This concise description should be bookmarked to provide reference for new list readers. The only suggestion that I would make is to provide links to the issue(s) involved from the InsightCentral encyclopedia.
Hi, Trekker!Insightful Trekker said:BCM Alternator function:
BCM trickle charge is not shown on the SOC gauge (-0- bars) and varies based on the 12v systems electrical load. Its function is analogous to a 12v system alternator in a non hybrid car. The amount of trickle charge of the Insight can be increased by turning on accessories, e.g. headlights or AC, etc. [Thanks for that info Armin]. And can be used to minimize Forced Charge events.
But moving at a constant speed is hardly demanding. I accellerate pretty aggressively usually, but I"m also very concious of fuel usage and maintaining lean burn as much as possible.Insightful Trekker said:<replies inline>
> Also, I used to always get 3 or 4 bars of "trickle charge" when moving at
> a constant speed until the battery reached about 80% of charge. Now I
> usually don't, even when the battery is almost completely discharged.
3-4 bars of charge is a forced charge, by my wording of the definition anyway.
And now you are experiencing no forced charge events even with a low SOC gauge?
Hmmm. A demanding driving style is the only explanation I can think of as an answer.
Ditto. I must confess I didn't read your definition of forced charging at first, because I've always considered it to be the charging that takes place while recovering from a nearly dead battery or recal event where one loses IMA and auto-stop entirely while the BCM gets the battery back up to a reasonable level. Perhaps "phantom charge" would be a better term for the trickle charging that does NOT show on the meter, and "trickle charge" for that which does. Then "forced charge" could be defined as I have above.Armin said:I really don't see any difference between what you call "trickle-charging" and "force-charging", other than in the second case the little green bars light up. The current is the same. When it happens is somewhat unpredicable. But one thing is very predictable: The charge bars will light, if the SoC is 14 bars or less at the time the car has decided to force-charge.
Quite likely. Which actually isn't very good for them.james said:Noticed what seems to be a bit of thermal management going on this morning - the first one I've had to scrape frost off the windshield. Battery charge was also a bit lower than it usually is when I leave home, maybe 4 bars down. Anyway, cruising on level or slight downhills, I'd see it intermittently go to 3-4 bars of charge. Charging usually happens only if I'm decelerating. I suppose it was trying to warm the batteries?
Double-hmmm. I don't know. My guess is that Honda thought along these lines: If lots of 12V accessories are on, we'll need to draw more current from the 144V battery if we go into idle-stop. So let's be a little more aggressive at charging the 144V battery ahead of that.Insightful Trekker said:Hmmm, then why does this hidden charging effectively increase with accessories on?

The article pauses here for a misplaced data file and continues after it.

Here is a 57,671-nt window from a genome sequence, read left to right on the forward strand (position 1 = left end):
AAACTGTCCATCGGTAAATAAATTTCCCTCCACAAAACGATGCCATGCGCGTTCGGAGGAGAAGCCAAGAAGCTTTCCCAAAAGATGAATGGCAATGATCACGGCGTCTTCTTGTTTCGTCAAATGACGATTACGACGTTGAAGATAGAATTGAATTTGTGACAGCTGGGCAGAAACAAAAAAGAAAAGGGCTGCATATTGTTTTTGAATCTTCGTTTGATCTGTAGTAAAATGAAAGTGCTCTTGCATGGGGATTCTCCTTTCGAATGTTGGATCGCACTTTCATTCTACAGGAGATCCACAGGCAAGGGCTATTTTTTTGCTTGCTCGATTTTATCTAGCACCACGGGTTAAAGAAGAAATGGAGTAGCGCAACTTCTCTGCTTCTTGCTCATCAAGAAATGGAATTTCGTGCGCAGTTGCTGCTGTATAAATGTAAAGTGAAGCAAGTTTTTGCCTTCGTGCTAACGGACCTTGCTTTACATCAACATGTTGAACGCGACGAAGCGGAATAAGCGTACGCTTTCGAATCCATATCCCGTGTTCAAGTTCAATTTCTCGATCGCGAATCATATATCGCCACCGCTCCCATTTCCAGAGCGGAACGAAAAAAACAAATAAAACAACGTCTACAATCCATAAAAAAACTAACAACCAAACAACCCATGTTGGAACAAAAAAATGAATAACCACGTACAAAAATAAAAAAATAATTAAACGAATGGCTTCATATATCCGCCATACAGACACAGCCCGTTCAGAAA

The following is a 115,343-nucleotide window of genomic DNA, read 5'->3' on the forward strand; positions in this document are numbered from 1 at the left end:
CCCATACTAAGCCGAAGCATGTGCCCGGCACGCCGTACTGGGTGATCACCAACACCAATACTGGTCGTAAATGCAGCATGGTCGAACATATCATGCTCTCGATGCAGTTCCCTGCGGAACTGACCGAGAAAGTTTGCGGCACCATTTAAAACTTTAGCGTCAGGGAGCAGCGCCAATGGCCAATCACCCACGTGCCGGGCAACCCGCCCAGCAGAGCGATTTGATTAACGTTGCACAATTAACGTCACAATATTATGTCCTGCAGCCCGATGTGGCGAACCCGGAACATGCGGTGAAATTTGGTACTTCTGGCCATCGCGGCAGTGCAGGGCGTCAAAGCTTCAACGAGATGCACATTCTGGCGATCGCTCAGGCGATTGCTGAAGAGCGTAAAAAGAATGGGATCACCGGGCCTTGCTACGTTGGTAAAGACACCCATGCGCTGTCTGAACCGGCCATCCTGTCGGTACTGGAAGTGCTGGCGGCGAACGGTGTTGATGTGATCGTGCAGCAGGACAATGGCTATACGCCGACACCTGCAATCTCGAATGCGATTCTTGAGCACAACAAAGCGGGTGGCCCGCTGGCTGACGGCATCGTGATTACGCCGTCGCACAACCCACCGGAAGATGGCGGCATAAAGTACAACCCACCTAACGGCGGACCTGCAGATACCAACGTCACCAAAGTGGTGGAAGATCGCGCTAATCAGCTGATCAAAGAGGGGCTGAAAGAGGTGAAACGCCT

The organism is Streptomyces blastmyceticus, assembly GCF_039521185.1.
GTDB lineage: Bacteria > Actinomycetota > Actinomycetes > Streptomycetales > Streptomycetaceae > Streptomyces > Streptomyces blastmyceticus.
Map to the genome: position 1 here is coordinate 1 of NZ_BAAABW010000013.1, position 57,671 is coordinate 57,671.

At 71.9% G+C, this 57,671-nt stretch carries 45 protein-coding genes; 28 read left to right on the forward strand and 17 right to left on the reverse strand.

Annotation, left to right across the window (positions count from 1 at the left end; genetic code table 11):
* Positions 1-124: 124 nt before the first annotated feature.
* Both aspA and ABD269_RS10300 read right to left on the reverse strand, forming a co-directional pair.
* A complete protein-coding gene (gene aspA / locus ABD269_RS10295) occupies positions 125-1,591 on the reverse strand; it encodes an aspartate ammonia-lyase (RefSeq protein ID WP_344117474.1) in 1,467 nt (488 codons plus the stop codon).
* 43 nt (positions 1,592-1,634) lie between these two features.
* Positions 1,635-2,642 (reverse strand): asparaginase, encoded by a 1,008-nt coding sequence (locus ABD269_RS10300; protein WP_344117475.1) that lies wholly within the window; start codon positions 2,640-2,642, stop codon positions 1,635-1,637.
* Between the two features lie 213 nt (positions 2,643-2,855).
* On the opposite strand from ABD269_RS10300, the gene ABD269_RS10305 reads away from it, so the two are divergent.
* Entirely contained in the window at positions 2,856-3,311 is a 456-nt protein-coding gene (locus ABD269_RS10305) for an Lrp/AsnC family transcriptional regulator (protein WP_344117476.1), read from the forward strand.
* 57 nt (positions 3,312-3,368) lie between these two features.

Triple-hmmm. I never observed the forced charging to go off or be less likely to come on due to 12V loads. Quite the opposite! If my SoC is low and there is no charging, I turn on the lights and voila - a minute later the car is charging!Insightful Trekker said:And is an effective way to prevent forced charging.
Actually, depending on other driving conditions, it can be anywhere between 5A and 10A. Usually with some 12V load it's out 1.5 to 2.5 A more than without.Insightful Trekker said:So this is one of your observations? That this hidden charging is 1A accessories off and 1.5A accessories on (if my memory serves me). And that 2-4 bars indicate the same rate of charge? Hmmm.
No, I'm telling you to get a marker and put little dots at 5, 10, and 15 bars...Insightful Trekker said:14 bars on the SoC! so your gonna make me get my magnifying glasses out and go cross eyed counting all the bars?!?? <g>
Trekker,Insightful Trekker said:I think we're agreeing here. If you anticipate a Forced charge event and turn on the headlights for example then the hidden charging increases and prevents a Forced Charge event.
Now that you mention it again, I do remember noticing that it's harder (if not impossible) to get lean-burn directly after a recal. Definitely in the 2 - 3 or 4 bars range. I never noticed it at fairly high (>10 bars) SoC levels, though.Insightful Trekker said:For more severe events (2 - 4 bars of charge showing) the lean burn window narrows. And my daily measured MPG suffers correspondingly. When I intervene with the headlights on trick before reaching the 14 bar threshold, increasing the hidden charge ( 0 bars still showing) the lean burn window does not feel as narrow, and MPG for this well worn route home measures higher.
Thermal managment? Its not the outside or cabin air temp but the battery temp. There are sensors in contact with most of the cells and in the case.RickM said:Hi guys,
Today while driving on steep short hills, the SOC dropped below 1/2 and again it seemed to really want to charge. The strange thing was that after 30 miles of this the SOC went to 1/4 and when I would come down a hill it would not charge at all. If I hit the gas hafway down the hill and got some assist, then it would begin to charge. This happened several times. Temp about 40. Any ideas? Still averaged over 65mpg.